Go back and read chapter 3 in the Gospel of Mark again because it is a critical chapter in the book. One of the reasons it is so critical is the clarity of what discipleship looked like for the disciples. The verses to examine are 13-15.
13 And he went up on the mountain and called to him those whom he desired, and they came to him. 14 And he appointed twelve (whom he also named apostles) so that they might be with him and he might send them out to preach 15 and have authority to cast out demons. (ESV)
For Jesus, mentoring His disciples was a relational and purposeful process. There was both a “with-ness” to the process and there was a goal to the process. And that process required the original disciples to spend time with Jesus.
- Sitting at His feet.
- Listening to His word.
- Watching what He did.
- Observing how He lived.
- Seeing Him pray.
- Learning to follow His example.
Ask yourself this question:
How are we supposed to spend
time with Jesus today?
Isn’t this why God has given us the gospel accounts of Matthew, Mark, Luke, and John? How can we become like Him if we aren’t daily reading about Him and meditating on
- His life and ministry,
- His ways,
- His example,
- His words,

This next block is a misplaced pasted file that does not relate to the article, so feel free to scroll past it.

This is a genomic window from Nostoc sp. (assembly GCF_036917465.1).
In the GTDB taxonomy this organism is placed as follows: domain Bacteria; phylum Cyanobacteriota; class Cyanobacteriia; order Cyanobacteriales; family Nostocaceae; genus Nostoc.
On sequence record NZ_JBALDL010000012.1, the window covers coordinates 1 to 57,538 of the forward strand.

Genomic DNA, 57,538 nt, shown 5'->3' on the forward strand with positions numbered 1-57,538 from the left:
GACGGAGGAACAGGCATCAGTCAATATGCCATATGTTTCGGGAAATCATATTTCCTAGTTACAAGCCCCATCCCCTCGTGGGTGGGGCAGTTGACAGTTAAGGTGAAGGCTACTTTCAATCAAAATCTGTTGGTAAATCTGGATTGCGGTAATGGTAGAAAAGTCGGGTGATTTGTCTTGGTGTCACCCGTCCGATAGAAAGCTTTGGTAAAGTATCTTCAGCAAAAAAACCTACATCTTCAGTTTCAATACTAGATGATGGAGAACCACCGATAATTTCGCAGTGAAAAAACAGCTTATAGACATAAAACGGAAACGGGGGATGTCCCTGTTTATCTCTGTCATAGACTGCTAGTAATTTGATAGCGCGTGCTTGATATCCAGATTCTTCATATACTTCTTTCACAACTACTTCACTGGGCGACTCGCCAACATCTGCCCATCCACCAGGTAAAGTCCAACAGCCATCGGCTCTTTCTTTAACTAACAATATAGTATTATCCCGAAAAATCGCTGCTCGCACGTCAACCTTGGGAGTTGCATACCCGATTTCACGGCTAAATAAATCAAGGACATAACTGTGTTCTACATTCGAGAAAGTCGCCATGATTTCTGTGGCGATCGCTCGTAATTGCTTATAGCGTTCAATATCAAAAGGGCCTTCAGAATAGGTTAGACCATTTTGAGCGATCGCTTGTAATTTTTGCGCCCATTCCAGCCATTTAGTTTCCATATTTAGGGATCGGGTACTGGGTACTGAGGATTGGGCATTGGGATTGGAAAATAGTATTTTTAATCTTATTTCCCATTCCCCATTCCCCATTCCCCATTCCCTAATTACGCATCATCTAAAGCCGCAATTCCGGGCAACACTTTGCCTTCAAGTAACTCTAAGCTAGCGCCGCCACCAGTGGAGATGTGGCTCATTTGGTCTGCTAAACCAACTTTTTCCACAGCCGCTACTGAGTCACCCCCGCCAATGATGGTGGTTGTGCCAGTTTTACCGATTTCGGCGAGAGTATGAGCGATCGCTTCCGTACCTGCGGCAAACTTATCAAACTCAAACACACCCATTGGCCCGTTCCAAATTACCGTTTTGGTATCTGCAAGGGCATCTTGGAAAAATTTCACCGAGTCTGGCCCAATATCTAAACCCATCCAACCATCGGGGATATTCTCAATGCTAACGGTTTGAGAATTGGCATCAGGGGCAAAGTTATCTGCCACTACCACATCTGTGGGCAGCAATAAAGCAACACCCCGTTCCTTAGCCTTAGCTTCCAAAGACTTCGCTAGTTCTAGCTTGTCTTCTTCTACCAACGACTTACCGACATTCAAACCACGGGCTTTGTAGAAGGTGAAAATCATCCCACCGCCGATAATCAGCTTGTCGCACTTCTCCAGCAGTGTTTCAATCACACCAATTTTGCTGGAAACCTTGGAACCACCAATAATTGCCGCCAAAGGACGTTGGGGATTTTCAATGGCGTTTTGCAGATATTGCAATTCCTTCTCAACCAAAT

- His commands,
- His illustrations,
- His parables,
- His prayers,
- His way of dealing with people?
Can we learn from others? Yes. But how can we dispense with this most basic “with-ness” in the study of God’s word, all of it, but most particularly the Gospels? Answer? We can’t. We simply can’t.
And that’s why Jesus’ mission is NOT being fulfilled in and through our lives. Because the process is BOTH relational (the with Jesus part) and purposeful (that He might send us out to preach). Jesus wanted His disciples then and now to spend time with Him so that we would be able to preach the gospel with sensitivity, authenticity and power. And until we spend time with Him we will continue to be powerless.
Aside: Read Psalm 73 and see the difference worship makes in the life of the believer who is storm-tossed and doubting as he looks at the prosperity of the wicked.
Hint: the psalm pivots from doubt to faith at verse 17.